Nutritionists Say Gwyneth Paltrow's $185 Breakfast Smoothie Could Have Nasty Side Effects
Like with most things you ingest, moderation seems to be the key, no matter how beneficial the product claims to be.
Photo via Flickr user eLENA tUBARO
Gwyneth Paltrow has already left an indelible mark on the world of food.
From telling her loyal readers that bad vibes can influence the chemical structure of water to her "restorative diet" cookbook to becoming the international ambassadress of kale, Gwyneth's Goop is a juggernaut food brand.
The most recent in her long line of New Age dietary advice may also be her most generous. In a recent post on Goop, Gwyneth shared the recipe for her daily smoothie called "GP's Morning 'Smoothie,'" which boasts of many restorative benefits, from boosted sex drive to "extrasensory perception."
"Gwyneth drinks one of these every morning, whether or not she's detoxing," the site claims. "Choose your Moon Juice moon dust depending on what the day ahead holds… brain before a long day at the office, sex dust before a date, etc."
This short description is followed by one simple recipe step: "1. Combine all ingredients in a blender and blitz to combine." And presto, you will be getting advice from rocks in no time, just like Gwyneth! The more complicated step to this recipe, which isn't mentioned on the site, is acquiring the dozen or so ingredients required to make it.
The breakfast smoothie calls for two tablespoons of vanilla mushroom protein powder and a teaspoon each of maca, ashwagandha, ho shou wu, and cordyceps, all of which, conveniently, can be found at Moon Juice, a holistic food shop which allows consumers to "thrive cosmically."
Goop also suggests using a range of different Moon Juice "dusts" which can supposedly soothe overworked muscles, combat mental fogginess, increase sex drive, or just "get that extrasensory perception going," depending on what kind of day you have planned.
But thriving cosmically can also put a serious damper on one's ability to thrive financially. GP's daily smoothie could cost as much as $185 to make, according to some estimates. But does it even work?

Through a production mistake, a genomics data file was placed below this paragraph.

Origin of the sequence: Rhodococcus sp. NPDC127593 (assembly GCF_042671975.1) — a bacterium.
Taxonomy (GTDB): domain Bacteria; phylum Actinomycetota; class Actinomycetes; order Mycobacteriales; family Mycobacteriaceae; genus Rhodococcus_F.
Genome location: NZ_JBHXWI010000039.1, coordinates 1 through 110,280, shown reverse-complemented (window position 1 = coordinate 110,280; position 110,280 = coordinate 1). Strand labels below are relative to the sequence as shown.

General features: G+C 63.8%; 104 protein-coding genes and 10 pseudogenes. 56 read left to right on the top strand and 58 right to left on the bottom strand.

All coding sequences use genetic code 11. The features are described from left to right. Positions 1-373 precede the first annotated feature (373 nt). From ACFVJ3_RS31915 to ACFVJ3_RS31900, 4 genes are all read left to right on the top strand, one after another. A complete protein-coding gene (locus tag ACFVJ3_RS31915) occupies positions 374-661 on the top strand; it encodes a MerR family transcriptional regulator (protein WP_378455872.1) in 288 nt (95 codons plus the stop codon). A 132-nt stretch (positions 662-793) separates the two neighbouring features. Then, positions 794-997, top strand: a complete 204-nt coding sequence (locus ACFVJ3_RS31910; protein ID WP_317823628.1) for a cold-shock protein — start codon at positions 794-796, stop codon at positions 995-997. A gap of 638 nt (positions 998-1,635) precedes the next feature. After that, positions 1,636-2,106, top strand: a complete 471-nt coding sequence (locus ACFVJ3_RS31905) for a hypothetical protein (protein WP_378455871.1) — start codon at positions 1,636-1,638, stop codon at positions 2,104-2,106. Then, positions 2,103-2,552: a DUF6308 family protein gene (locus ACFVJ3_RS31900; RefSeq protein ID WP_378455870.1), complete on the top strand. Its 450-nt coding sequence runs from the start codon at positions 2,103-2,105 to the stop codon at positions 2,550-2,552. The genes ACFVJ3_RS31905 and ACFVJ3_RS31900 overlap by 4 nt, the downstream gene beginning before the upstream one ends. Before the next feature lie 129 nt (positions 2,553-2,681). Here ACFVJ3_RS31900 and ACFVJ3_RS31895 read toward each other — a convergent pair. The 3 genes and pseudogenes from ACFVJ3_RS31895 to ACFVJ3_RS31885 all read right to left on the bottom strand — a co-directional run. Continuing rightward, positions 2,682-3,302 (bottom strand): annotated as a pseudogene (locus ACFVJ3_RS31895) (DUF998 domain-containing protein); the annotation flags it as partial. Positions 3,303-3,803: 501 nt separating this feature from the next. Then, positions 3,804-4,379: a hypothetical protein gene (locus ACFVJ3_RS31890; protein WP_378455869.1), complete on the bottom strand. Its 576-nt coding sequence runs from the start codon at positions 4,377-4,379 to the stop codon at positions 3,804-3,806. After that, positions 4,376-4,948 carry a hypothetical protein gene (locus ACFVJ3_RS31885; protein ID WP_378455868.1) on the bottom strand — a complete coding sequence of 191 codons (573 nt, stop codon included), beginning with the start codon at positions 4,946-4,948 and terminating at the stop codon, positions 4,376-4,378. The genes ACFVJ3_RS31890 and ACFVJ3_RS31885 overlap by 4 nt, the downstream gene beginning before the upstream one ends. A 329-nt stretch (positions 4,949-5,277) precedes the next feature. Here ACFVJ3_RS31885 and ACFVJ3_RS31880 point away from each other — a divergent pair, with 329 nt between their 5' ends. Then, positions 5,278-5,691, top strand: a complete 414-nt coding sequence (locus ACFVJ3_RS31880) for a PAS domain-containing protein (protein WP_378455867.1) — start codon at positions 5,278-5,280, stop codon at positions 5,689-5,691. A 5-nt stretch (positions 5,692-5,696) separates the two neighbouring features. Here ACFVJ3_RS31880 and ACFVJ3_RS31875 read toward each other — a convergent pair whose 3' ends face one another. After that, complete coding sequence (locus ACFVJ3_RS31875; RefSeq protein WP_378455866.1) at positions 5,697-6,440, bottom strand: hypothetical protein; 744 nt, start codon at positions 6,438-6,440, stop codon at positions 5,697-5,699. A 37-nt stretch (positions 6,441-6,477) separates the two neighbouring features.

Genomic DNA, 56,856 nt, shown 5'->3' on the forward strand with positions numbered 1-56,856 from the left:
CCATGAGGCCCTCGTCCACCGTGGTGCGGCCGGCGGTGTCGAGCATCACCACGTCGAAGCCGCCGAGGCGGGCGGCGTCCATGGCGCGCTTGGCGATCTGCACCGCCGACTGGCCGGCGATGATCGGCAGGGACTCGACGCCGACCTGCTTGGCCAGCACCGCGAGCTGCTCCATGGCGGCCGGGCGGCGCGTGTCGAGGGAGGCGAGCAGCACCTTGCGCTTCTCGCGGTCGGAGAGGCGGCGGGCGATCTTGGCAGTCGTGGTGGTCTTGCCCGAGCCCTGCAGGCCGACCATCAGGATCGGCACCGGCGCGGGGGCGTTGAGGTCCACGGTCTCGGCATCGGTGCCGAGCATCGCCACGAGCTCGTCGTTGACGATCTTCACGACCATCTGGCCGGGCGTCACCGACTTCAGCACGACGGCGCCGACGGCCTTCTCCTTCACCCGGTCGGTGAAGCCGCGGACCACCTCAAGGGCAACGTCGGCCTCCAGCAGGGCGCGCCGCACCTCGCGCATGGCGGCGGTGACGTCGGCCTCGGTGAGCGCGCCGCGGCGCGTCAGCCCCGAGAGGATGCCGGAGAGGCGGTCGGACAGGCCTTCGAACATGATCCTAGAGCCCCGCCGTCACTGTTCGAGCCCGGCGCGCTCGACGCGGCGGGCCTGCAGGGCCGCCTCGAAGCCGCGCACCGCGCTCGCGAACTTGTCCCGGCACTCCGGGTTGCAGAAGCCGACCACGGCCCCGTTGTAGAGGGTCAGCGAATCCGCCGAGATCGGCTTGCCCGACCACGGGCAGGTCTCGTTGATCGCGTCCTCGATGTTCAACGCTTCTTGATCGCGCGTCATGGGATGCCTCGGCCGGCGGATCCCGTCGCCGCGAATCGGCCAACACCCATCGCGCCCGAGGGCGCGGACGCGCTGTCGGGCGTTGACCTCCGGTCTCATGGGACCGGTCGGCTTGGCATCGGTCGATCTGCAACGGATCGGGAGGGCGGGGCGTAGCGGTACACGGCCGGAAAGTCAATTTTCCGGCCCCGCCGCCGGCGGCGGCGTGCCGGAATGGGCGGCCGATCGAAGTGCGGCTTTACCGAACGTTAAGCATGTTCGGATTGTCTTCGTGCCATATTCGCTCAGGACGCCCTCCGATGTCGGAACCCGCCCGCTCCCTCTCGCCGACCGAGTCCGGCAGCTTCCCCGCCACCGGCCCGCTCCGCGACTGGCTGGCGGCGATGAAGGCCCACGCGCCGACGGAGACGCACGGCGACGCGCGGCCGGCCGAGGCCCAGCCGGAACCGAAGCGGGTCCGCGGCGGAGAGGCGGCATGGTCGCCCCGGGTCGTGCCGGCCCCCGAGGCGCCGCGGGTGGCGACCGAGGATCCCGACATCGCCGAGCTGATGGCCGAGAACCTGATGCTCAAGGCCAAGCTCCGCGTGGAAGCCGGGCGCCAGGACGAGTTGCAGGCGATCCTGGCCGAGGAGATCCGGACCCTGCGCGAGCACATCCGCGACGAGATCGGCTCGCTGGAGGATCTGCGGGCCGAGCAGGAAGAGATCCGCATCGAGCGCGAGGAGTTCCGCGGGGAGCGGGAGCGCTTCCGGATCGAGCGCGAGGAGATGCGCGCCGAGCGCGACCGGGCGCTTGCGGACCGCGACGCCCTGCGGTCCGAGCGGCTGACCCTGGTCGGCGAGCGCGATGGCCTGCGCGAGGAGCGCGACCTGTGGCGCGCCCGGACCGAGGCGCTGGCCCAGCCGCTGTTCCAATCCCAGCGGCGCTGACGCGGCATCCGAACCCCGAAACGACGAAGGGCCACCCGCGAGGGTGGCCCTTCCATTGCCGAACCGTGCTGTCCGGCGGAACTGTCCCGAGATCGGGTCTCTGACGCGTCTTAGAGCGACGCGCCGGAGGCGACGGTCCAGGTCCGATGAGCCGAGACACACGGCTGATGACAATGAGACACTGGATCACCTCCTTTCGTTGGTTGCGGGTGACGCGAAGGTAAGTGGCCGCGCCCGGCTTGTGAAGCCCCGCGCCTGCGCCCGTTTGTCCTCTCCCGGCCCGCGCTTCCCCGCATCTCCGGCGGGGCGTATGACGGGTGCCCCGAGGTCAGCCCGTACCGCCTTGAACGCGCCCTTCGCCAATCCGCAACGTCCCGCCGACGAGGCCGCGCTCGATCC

We asked Angela Lemond, RDN, CSP, LD, a nutritionist and spokesperson for the Academy of Nutrition and Dietetics to break down the ingredients in Gwyn's morning shake and see if it was worth all of the requisite time and money.
Despite the exotic names and origins of many of these ingredients, most of them are fairly common among those seeking plant-based remedies, and many like Ashwagandha, Cordycep, and Maca can yield substantial health benefits, according to Lemond.
But "natural" and "plant-based" don't alwys mean risk-free, she warned, especially when concentrations are high, like in GP's recipe.
"What people need to know is that many herbs, including some here, have pharmaceutical effects on the body. Just because they are naturally occurring in nature does not mean that they cannot have adverse effects, especially when they are concentrated," she told MUNCHIES. Lemond also added that specific groups of people should probably avoid most herbs altogether.
"I tell people that have pre-existing health conditions like diabetes, autoimmune diseases, and heart disease to be especially careful when taking herbs as they may interact with their current medications or treatments, if a woman is pregnant or nursing to avoid most herbs. And lastly, if you are about to undergo any kind of surgery, stop taking herbs at least two weeks prior as many of them may affect the body's ability to clot blood."
The same goes for the Moon Juice dusts. "GP's dust products that she suggests adding are a variety of herbs and the same rule of thumb as explained above applies."
Like with most things you ingest, moderation seems to be the key, no matter how beneficial the product.